The Great Undoing?
As all sides gear up to do battle over the Prop. 8 suit filed in the San Francisco district court last month by superstar lawyers Ted Olson and David Boies, constitutional experts sympathetic to the marriage equality cause are expressing deep concern over the 1972 case known as Baker v. Nelson and its potential to scupper every last argument about equal protection and due process under the U.S. Constitution.
Baker v. Nelson was a very early same-sex marriage case pitting two gay student activists from the University of Minnesota against the clerk of the county court in Minneapolis. The activists wanted to get married and applied for a license. The clerk said no, on the grounds that they were two men, not a man and a woman. The case went to court, and the activists lost at every stage, all the way up to the Minnesota supreme court and beyond. The U.S. Supreme Court, for its part, refused to hear the case, citing a lack of a "substantial federal question."
So far, unsurprising, given the times.
The problem stems from the fact that, at the time, the Supreme Court enjoyed something known as "mandatory appellate jurisdiction." In plain English, this meant that once the Supreme Court ruled on a legal matter, only the Supreme Court had the power to reverse the decision. The lower courts' hands were tied, and if any subsequent case came their way they had no choice but to say they had no power in the matter.
A lot of things have changed since 1972, not least the fact that the Supreme Court lost its power of mandatory appellate jurisdiction in the mid '80s. It is also not at all clear whether the jurisdiction in the Baker case ever extended to all same-sex marriage cases, or whether it applied only to Minnesota and the particular circumstances considered at the time.
No matter. Baker v. Nelson is now being cited as a reason why the district court in San Francisco should dismiss the Boies-Olson suit -- and any other similar federal suit -- out of hand. What makes it dangerous is that a federal judge nervous about jumping into the same-sex marriage controversy might just reach out for it gratefully as an excuse not to commit one way or the other.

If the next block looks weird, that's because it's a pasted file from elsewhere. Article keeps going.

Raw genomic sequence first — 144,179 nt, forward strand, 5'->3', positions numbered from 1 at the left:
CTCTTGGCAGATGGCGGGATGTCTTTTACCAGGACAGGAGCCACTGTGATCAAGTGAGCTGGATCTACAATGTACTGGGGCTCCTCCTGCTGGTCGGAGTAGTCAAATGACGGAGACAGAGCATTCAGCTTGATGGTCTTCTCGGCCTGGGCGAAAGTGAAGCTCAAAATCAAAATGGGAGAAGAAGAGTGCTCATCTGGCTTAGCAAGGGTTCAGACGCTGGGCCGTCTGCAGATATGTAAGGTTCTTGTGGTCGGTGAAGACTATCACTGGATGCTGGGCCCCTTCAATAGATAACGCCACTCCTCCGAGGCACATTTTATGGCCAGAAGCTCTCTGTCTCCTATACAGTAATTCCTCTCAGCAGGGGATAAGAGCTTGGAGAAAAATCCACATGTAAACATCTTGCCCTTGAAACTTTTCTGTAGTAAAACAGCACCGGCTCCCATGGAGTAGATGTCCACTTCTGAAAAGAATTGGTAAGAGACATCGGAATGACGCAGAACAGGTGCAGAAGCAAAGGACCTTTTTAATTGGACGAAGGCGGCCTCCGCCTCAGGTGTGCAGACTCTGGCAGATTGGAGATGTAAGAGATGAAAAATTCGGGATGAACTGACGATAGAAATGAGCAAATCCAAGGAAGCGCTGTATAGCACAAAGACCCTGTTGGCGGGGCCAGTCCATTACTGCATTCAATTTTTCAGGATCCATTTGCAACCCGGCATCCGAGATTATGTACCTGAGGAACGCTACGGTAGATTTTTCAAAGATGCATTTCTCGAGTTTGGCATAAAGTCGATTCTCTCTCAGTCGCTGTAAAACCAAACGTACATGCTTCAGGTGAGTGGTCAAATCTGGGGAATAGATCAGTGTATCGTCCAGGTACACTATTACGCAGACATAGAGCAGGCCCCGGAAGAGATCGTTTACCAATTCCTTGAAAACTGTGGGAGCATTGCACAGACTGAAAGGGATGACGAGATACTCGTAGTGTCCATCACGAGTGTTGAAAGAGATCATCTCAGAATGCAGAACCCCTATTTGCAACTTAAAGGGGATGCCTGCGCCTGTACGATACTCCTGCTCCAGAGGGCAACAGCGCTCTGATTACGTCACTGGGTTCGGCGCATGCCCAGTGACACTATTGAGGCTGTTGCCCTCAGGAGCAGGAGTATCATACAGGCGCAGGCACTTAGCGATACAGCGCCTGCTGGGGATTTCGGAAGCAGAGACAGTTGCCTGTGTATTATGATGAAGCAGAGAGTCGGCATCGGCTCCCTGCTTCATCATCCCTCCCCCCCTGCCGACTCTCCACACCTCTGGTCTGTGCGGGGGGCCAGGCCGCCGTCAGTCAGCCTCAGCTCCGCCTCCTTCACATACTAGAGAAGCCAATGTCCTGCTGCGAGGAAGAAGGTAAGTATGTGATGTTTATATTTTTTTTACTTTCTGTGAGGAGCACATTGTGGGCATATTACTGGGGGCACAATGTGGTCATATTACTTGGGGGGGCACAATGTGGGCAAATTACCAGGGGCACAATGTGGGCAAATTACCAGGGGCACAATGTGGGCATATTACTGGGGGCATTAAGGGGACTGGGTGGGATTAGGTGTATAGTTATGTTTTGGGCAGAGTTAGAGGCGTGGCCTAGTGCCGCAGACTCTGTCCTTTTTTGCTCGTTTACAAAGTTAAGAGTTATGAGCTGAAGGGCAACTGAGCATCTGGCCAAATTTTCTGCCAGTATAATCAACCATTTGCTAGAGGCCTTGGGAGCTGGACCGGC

That, in turn, means the Boies-Olson team might not win the lower court victory they want to maximize their chances of being heard, and then winning, in the U.S. Supreme Court.
"As a matter of jurisprudence, it seems an enormous stretch," said Mike Dorf, a constitutional law professor at Cornell. "But what it does is it allows whoever is going to intervene on behalf of Prop. 8 to tell the court, 'Look, whatever you may think, you don't have the authority to do anything here.'"
Ironically, the Baker v. Nelson case was not first cited by the Alliance Defense Fund or another campaign group hostile to same-sex marriage. It came up in the Obama administration brief filed earlier this month in a federal case filed by a gay couple from Orange County, Calif.
That brief has already caused a furor because of the extraordinary vehemence of its arguments against same-sex marriage. What it says in relation to Baker v. Nelson has received little or no attention outside of legal circles, yet it could be the most damaging part of all.
Here is the key sentence. Citing Baker, the Justice Department writes: "Regardless of whether same-sex marriage is appropriate policy, under current legal precedent there is no constitutional right to it, and that precedent is binding on these parties and this court."
Professor Dorf commented: "The fact that the Obama administration is arguing this only boosts the case for supporters of Prop. 8. And it offers an easy out for a judge who doesn't want to take the heat for deciding this."
For now, the Boies-Olson team is taking a relatively relaxed view of the matter. "The good news is, the assertion is completely wrong," said Ted Boutrous, a partner in Olson's firm of Gibson, Dunn, & Crutcher. "What Baker v. Nelson means is that whatever law was on the books in Minnesota at the time is potentially insulated from review. It would have no binding effect on reviewing Prop. 8."
In a court brief filed yesterday, the Boies-Olson team elaborate this argument further, saying that circumstances in modern-day California are entirely different from 1970s Minnesota, and that the legal environment has changed entirely because of such landmark LGBT rights rulings as Romer v. Evans (a Colorado state discrimination case) and Lawrence v. Texas (which overturned existing state anti-sodomy laws).
"Even if Baker had not been conclusively undermined by the Supreme Court's subsequent decisions in Romer and Lawrence, " the brief says, "it still would not be binding on this court because the Supreme Court's summary dismissals have controlling force only 'on the precise issues presented and necessarily decided' by the Supreme Court."
It remains to be seen whether the optimism of the Boies-Olson team is warranted. Baker v. Nelson has, however, been cited in the past as a reason to stop a same-sex marriage suit in its tracks. In the 2005 Wilson v. Ake case in Florida, two women who had married in Massachusetts went to federal court to argue that their home state's refusal to recognize their union was a violation of their constitutional rights. The district court dismissed their claim, saying that because of Baker it had no power even to hear them.